Thursday, September 15, 2016

The Story of a Malnad Boy - 48

There were two very big provision shops in Koppa, owned by two Muslim businessmen. One shop belonged to Mavinakatte Sab (it appears earlier there were some mango trees opposite this shop and hence this name stuck to the owner) and the other was owned by Siddi Sab. The major clients for both these shops were big landlords of Malnad. They would order their needs of the entire year’s provisions at a time. My father’s rich nephews Krishna Rao and Ganesh Rao were two of the major clients of Siddi Sab. Through them my father was also well known to Siddi Sab. Of course we never purchased any items from them as our requirements were small.

The shop of Siddi Sab was just opposite the Koppa bus stand. Sitting in his shop,  Siddi Sab was observing my father running desperately here and there with the bag of arecanut. He called him inside and enquired the reasons for his desperation. My father explained to him his predicament. Siddi Sab was already aware of my father’s financial position. He simply ordered one of the shop assistants to weigh the arecanut. It weighed exactly ten kilograms. He asked my father what was the amount he needed. He was told that the need was about twenty five rupees. Without any further queries he handed over five crisp five rupee notes to my father. For us at that moment, Siddi Sab appeared like God (call him Allah or Eshwar!). We offered him our Salaam and immediately walked in to the bus stand.

Father handed over twenty rupees to me. That was more than sufficient for me in the given circumstances. But I could understand how difficult it was to earn money. I was also worried as to how my father would pull on the entire year with hardly any resources at his command. I reached Shimoga late in the night thinking all along about the fate of our family.

The things were going normal for me at the hostel but for my continued financial crisis. I had one acute problem. My brother had got me two sets of clothing when I got my first School admission in Shimoga. They were getting torn out now and one of them reached a stage wherein I could not wear it anymore. On the day I washed the remaining one, I had to get it dried in the morning sun so that I could wear it for the School. I remember on some days I had to wear it in partly wet condition. It got dried up on my way to School!

My brother’s friend Krishna Rao (younger brother of Srinivasaiah) used to visit me on a few occasions whenever he was in Shimoga. He used to hand over me one or two rupees on these occasions. On one such occasion he found my misery of drying the cloth in the early morning sun. He took me to one textile shop and ordered one new shirt to be stitched for me. In those days there used to be no ready made dresses. I got some relief on getting this new shirt.

I could not understand one thing in my difficult state of affairs. I had been granted a merit scholarship of rupees thirty in my middle School itself. Nobody could tell me why the same was not being continued for me even though I continued to stand first in the class. May be it was available only in the Government Schools. But I was hoping against hope that one fine morning somebody may tell me that I had been sanctioned the scholarship again.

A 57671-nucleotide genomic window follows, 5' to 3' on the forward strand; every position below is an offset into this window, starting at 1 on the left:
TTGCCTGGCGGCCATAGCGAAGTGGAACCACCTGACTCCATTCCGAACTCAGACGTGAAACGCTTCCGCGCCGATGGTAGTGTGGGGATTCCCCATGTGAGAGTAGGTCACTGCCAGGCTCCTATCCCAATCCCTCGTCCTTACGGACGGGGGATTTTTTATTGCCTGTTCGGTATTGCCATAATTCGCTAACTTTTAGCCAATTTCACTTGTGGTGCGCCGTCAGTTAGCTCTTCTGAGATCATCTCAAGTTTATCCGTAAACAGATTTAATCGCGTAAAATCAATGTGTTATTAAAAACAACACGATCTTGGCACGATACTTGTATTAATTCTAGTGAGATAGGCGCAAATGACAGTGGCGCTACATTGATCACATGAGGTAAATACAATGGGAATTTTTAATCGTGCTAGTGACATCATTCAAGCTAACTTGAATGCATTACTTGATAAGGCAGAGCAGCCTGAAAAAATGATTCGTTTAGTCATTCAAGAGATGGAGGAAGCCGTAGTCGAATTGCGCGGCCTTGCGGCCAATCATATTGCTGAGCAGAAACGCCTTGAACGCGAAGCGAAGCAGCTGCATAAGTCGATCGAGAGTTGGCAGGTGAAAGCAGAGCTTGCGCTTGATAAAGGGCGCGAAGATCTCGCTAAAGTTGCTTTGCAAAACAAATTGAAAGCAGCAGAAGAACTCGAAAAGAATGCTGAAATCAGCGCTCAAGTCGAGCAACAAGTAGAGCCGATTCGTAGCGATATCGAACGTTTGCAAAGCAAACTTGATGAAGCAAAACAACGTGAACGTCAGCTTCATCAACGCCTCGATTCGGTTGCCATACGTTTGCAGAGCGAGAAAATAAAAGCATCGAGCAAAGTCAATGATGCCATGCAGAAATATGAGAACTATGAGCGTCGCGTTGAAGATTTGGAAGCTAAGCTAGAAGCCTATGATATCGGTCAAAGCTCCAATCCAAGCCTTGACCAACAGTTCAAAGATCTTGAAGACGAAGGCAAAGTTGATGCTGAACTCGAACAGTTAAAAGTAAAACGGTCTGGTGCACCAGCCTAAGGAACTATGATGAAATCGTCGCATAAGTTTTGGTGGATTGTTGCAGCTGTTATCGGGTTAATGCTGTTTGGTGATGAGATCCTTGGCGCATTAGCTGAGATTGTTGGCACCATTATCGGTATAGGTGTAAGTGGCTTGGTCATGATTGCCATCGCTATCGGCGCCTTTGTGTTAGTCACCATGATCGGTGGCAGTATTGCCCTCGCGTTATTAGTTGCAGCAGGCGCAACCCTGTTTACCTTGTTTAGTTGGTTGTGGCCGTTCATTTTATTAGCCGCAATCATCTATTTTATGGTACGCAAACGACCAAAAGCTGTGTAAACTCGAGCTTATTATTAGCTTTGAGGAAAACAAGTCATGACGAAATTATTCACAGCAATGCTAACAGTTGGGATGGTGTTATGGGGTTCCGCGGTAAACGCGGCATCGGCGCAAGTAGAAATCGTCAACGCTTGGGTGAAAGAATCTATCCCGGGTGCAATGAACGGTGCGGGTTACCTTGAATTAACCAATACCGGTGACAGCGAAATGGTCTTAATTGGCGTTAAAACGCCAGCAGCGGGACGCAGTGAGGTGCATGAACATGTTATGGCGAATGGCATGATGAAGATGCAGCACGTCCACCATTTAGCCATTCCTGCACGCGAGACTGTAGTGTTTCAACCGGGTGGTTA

One particular evening, I had left the School early. I had not taken craft subject and that period was off for me. I was eating my tiffin at the hostel. One of my School students, who came from the School at the normal time, told me that my name had been put up on the notice board! I was accustomed by that time to see my name on the hostel notice board as a defaulter. I immediately concluded that I must have defaulted in some fee payment in the School also. But he told me that I had been sanctioned a merit scholarship for my performance in the Sanskrit subject.

It is very difficult for me to express my feeling in writing of the joy and relief I felt on hearing that great news. I thanked that boy profusely as if he himself had got me that scholarship. I was curious to go to School and see for myself my name displayed on the notice board. I finished my tiffin in a jiffy and ran to the school all the way in that evening. Indeed I could find my name on the notice board there! I read it again and again to confirm that I was not day dreaming.  I also saw the senior clerk still sitting in the office doing some official work. I went to him and asked him as to what was the amount of the scholarship and when was I going to get it. I was in absolute hurry! He told me that it was a new scholarship instituted for the first time by the Government. He had no clue as to the amount and when the same would be received. I was told that the other scholarships were mostly between rupees thirty and forty. He expected this also to be in the same range.

The Christmas holidays were approaching fast. I was anxious to draw my scholarship amount before I proceeded home. I wanted to inform my parents only on receipt of the amount. But till the last day the amount had not been received. But on the last day the senior clerk called me and told me that the money could be collected by me. I was to take my father or guardian for receiving the amount. He asked me to bring them on the next day.

There was no possibility of me asking my father to come to Shimoga for collecting the money. I discussed my predicament with a senior B.A. Student by name R. R. Kanchi. He had been very close to me. He had a commanding personality and was very dominating by nature. He simply told me that he would accompany me as my guardian. Next morning he came with me to the School. When the clerk asked him as to what was his relationship to me he simply told him that he was my uncle! He told it in such an authoritative manner that the clerk was fully convinced of our relationship! But the clerk had a problem. He told us that he had forgotten to draw the money from the bank on the previous day! He told us to come and collect the amount positively on the next day. Mr. Kanchi (my beloved uncle!) warned him that the things could be very bad for him if the money was not disbursed to me on the next day!